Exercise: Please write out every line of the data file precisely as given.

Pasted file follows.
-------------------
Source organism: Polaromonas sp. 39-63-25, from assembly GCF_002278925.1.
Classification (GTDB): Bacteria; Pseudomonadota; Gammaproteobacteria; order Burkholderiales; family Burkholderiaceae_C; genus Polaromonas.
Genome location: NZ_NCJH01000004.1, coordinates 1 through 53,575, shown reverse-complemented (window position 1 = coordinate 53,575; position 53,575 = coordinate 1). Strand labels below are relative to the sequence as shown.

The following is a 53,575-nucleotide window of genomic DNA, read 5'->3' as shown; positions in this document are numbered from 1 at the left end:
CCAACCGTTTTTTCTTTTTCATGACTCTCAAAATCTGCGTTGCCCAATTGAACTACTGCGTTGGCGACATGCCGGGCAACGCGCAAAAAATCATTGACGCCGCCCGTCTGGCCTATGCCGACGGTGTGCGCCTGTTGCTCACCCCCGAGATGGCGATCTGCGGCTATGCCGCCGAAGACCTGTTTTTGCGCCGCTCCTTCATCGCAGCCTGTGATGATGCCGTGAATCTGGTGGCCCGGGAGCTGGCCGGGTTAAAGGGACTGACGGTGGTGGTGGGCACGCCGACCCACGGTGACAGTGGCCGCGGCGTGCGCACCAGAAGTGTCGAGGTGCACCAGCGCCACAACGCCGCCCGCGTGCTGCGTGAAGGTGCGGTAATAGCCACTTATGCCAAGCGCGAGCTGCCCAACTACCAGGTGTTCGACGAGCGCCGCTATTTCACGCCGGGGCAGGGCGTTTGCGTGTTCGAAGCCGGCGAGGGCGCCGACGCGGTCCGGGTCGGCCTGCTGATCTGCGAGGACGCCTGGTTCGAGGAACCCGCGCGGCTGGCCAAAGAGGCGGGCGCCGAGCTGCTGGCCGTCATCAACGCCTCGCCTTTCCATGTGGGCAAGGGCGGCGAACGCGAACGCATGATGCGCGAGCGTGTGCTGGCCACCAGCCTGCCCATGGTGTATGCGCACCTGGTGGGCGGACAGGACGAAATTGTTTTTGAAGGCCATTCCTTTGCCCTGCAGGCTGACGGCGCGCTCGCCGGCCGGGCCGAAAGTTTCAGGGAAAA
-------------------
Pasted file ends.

Source organism: Polaromonas sp. 39-63-25, from assembly GCF_002278925.1.
Classification (GTDB): Bacteria; Pseudomonadota; Gammaproteobacteria; order Burkholderiales; family Burkholderiaceae_C; genus Polaromonas.
Genome location: NZ_NCJH01000004.1, coordinates 1 through 53,575, shown reverse-complemented (window position 1 = coordinate 53,575; position 53,575 = coordinate 1). Strand labels below are relative to the sequence as shown.

The following is a 53,575-nucleotide window of genomic DNA, read 5'->3' as shown; positions in this document are numbered from 1 at the left end:
CCAACCGTTTTTTCTTTTTCATGACTCTCAAAATCTGCGTTGCCCAATTGAACTACTGCGTTGGCGACATGCCGGGCAACGCGCAAAAAATCATTGACGCCGCCCGTCTGGCCTATGCCGACGGTGTGCGCCTGTTGCTCACCCCCGAGATGGCGATCTGCGGCTATGCCGCCGAAGACCTGTTTTTGCGCCGCTCCTTCATCGCAGCCTGTGATGATGCCGTGAATCTGGTGGCCCGGGAGCTGGCCGGGTTAAAGGGACTGACGGTGGTGGTGGGCACGCCGACCCACGGTGACAGTGGCCGCGGCGTGCGCACCAGAAGTGTCGAGGTGCACCAGCGCCACAACGCCGCCCGCGTGCTGCGTGAAGGTGCGGTAATAGCCACTTATGCCAAGCGCGAGCTGCCCAACTACCAGGTGTTCGACGAGCGCCGCTATTTCACGCCGGGGCAGGGCGTTTGCGTGTTCGAAGCCGGCGAGGGCGCCGACGCGGTCCGGGTCGGCCTGCTGATCTGCGAGGACGCCTGGTTCGAGGAACCCGCGCGGCTGGCCAAAGAGGCGGGCGCCGAGCTGCTGGCCGTCATCAACGCCTCGCCTTTCCATGTGGGCAAGGGCGGCGAACGCGAACGCATGATGCGCGAGCGTGTGCTGGCCACCAGCCTGCCCATGGTGTATGCGCACCTGGTGGGCGGACAGGACGAAATTGTTTTTGAAGGCCATTCCTTTGCCCTGCAGGCTGACGGCGCGCTCGCCGGCCGGGCCGAAAGTTTCAGGGAAAA